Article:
Other prefixes include Hadji- which was an honorific deriving from the Arabic Hadj or pilgrimage, and indicate that the person had made a pilgrimage (in the case of Christians to Jerusalem) like "Hatzipanagis", and Kara- which is attributed to the Turkish word for "black" deriving from the Ottoman Empire era[6][7] such as "Karatasos".

Arvanite and Albanian surnames are also common. Many Arvanite surnames are found in Albania, in the modern Albanian form. For example, the word in Arvanitika for "brave" or "pallikari" (in Greek) being "çanavar" (Turkish canavar meaning "monster") or its shortened form "çavar" was pronounced "tzanavar" or "tzavar" giving birth to Arvanitic family names like "Tzanavaras" and/or "Tzavaras".[8] Most Greek patronymic suffixes are diminutives, which vary by region. The most common Hellenic patronymic suffixes are:[5]

Greek surnames also can indicate different ethnic origins, such as Frangopoulos (Φραγκόπουλος) meaning "Son of a Frank", Persopoulos (Περσόπουλος) meaning "Son of a Persian", Servopoulos (Σερβόπουλος) meaning "Son of a Serb" and Voulgaropoulos (Βουλγαρόπουλος) meaning "Son of a Bulgarian/Bulgar," among many others.

See also


  1. Peter Mackridge, Language and National Identity in Greece, 1766-1976, Oxford, 2009, p. 21
  2. "Naming practices" in British Academy and Oxford University, Lexicon of Greek Personal Names, online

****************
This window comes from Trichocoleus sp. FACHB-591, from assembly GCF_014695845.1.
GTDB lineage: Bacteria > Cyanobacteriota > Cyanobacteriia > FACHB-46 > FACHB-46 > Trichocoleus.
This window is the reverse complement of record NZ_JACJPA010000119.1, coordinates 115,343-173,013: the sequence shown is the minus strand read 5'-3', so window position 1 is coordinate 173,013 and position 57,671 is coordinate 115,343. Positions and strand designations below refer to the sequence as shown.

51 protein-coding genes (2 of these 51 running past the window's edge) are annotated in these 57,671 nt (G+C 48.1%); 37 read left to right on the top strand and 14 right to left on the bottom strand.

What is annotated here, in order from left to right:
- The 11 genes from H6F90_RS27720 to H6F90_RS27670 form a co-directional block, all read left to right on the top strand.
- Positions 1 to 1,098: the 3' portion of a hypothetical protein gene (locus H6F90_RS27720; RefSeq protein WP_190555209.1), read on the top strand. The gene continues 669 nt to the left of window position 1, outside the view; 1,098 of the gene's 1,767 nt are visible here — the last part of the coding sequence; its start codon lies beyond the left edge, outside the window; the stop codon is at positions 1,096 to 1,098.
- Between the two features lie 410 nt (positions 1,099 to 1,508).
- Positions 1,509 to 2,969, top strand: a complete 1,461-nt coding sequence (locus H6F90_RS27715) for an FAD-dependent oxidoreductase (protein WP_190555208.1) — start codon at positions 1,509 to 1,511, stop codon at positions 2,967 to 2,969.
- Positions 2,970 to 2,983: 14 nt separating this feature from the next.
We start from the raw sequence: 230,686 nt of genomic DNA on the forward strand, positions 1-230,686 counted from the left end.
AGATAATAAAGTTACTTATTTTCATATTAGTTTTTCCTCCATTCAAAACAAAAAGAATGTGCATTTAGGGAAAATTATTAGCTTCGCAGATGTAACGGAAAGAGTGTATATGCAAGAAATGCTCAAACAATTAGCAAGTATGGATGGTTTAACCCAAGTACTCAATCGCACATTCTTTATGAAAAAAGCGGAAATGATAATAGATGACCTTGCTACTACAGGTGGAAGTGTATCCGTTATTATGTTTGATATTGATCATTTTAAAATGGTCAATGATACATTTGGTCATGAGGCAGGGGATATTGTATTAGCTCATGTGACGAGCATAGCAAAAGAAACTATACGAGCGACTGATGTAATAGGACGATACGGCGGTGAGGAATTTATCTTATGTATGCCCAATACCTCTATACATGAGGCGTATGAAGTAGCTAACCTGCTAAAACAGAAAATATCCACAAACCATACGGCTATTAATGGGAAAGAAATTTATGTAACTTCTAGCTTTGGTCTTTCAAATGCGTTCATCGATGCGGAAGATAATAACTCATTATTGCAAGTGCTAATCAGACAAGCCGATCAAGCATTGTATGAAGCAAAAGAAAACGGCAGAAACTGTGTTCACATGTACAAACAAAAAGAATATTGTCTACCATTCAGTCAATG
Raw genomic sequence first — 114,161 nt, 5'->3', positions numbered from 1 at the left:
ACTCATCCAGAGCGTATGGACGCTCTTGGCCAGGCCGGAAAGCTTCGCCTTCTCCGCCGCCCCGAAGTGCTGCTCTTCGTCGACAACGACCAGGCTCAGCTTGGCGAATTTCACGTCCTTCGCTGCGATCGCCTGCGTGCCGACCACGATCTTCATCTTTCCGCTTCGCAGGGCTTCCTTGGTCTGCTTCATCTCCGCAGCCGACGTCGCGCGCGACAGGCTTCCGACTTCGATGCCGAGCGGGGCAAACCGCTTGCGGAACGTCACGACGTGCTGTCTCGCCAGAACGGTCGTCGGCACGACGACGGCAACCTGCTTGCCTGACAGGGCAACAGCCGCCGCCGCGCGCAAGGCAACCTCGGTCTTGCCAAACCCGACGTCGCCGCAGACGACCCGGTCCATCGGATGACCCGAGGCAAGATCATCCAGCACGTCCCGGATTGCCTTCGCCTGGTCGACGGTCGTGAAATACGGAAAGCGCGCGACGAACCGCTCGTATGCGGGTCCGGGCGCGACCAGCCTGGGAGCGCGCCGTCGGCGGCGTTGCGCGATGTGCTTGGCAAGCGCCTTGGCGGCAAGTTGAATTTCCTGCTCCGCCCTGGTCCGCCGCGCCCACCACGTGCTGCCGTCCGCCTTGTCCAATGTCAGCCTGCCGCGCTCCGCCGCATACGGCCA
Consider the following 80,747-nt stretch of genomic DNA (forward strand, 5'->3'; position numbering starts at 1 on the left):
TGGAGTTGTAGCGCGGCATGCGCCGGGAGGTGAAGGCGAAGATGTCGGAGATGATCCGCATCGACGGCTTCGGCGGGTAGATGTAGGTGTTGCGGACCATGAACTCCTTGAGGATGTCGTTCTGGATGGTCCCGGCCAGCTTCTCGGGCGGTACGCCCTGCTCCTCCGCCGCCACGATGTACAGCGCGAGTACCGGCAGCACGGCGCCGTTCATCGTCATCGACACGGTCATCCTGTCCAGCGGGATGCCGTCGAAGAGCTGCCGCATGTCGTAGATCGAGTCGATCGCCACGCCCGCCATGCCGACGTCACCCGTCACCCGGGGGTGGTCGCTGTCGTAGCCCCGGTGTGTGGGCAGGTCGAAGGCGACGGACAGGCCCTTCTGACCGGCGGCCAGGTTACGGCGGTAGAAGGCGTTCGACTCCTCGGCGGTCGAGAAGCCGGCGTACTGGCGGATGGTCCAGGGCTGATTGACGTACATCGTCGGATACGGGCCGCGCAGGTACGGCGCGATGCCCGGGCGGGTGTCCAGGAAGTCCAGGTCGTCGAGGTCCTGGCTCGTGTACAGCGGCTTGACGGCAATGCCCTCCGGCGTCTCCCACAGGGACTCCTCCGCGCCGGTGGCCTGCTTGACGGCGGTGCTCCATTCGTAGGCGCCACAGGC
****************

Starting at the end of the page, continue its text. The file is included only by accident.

3. Hart, Anne (2004). Search Your Middle Eastern And European Genealogy: In The Former Ottoman Empire's Records And Online. ASJA Press. p. 123. ISBN 0-595-31811-8.
  4. "Main page". Database of Greek surnames. Dimitrios J. Retrieved 19 December 2008.
  5. 1 2 "The Transition of Modern Greek Names". Lexicon of Greek Personal Names. Oxford University. Retrieved 19 December 2008.
  6. Davis, Jack E.; Fariba Zarinebaf; Bennet, John (2005). A historical and economic geography of Ottoman Greece: the southwestern Morea in the 18th century. Princeton, N.J: American School of Classical Studies at Athens. p. 286. ISBN 0-87661-534-5.
  7. Greek Personal Names, Central Intelligence Agency, revised and updated by Anastasia Parianou, 2007.
  8. Tzavaras, Ath.: "Agapite Aderfe Vasileie", Ekdosis Exantas, Athens 1999.
  9. Il Corriere della Sera (Sept 15, 2006), L'Italia è il regno dei cognomi & La provenienza geografica dei cognomi
  10. Kendrick, Tertius T. C. (1822). The Ionian islands: Manners and customs. J. Haldane. p. 106. Retrieved 8 February 2011.

External links

Further reading